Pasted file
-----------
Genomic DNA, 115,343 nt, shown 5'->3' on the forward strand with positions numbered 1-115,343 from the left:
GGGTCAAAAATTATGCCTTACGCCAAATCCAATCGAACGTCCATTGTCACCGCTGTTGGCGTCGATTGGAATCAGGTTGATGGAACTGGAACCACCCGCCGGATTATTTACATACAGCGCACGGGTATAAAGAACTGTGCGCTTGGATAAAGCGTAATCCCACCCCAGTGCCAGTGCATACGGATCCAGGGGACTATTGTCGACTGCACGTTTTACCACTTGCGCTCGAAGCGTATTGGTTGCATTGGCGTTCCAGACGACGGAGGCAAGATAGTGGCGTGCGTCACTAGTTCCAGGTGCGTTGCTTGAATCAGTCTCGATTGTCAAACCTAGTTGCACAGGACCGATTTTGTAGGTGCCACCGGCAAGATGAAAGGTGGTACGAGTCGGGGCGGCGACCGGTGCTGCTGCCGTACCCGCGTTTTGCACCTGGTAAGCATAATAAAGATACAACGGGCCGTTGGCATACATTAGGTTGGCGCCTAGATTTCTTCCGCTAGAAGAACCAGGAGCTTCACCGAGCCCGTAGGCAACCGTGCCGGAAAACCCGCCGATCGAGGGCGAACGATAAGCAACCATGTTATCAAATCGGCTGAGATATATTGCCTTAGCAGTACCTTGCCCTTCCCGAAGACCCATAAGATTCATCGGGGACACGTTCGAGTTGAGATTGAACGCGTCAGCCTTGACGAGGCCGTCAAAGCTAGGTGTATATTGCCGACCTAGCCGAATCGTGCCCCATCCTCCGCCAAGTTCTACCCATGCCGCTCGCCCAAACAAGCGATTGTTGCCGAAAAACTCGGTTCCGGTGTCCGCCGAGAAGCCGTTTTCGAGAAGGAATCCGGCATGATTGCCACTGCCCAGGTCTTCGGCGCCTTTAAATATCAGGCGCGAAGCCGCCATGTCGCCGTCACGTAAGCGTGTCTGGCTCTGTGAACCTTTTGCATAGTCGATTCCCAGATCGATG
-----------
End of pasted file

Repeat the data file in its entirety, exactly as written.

Genomic DNA, 115,343 nt, shown 5'->3' on the forward strand with positions numbered 1-115,343 from the left:
GGGTCAAAAATTATGCCTTACGCCAAATCCAATCGAACGTCCATTGTCACCGCTGTTGGCGTCGATTGGAATCAGGTTGATGGAACTGGAACCACCCGCCGGATTATTTACATACAGCGCACGGGTATAAAGAACTGTGCGCTTGGATAAAGCGTAATCCCACCCCAGTGCCAGTGCATACGGATCCAGGGGACTATTGTCGACTGCACGTTTTACCACTTGCGCTCGAAGCGTATTGGTTGCATTGGCGTTCCAGACGACGGAGGCAAGATAGTGGCGTGCGTCACTAGTTCCAGGTGCGTTGCTTGAATCAGTCTCGATTGTCAAACCTAGTTGCACAGGACCGATTTTGTAGGTGCCACCGGCAAGATGAAAGGTGGTACGAGTCGGGGCGGCGACCGGTGCTGCTGCCGTACCCGCGTTTTGCACCTGGTAAGCATAATAAAGATACAACGGGCCGTTGGCATACATTAGGTTGGCGCCTAGATTTCTTCCGCTAGAAGAACCAGGAGCTTCACCGAGCCCGTAGGCAACCGTGCCGGAAAACCCGCCGATCGAGGGCGAACGATAAGCAACCATGTTATCAAATCGGCTGAGATATATTGCCTTAGCAGTACCTTGCCCTTCCCGAAGACCCATAAGATTCATCGGGGACACGTTCGAGTTGAGATTGAACGCGTCAGCCTTGACGAGGCCGTCAAAGCTAGGTGTATATTGCCGACCTAGCCGAATCGTGCCCCATCCTCCGCCAAGTTCTACCCATGCCGCTCGCCCAAACAAGCGATTGTTGCCGAAAAACTCGGTTCCGGTGTCCGCCGAGAAGCCGTTTTCGAGAAGGAATCCGGCATGATTGCCACTGCCCAGGTCTTCGGCGCCTTTAAATATCAGGCGCGAAGCCGCCATGTCGCCGTCACGTAAGCGTGTCTGGCTCTGTGAACCTTTTGCATAGTCGATTCCCAGATCGATG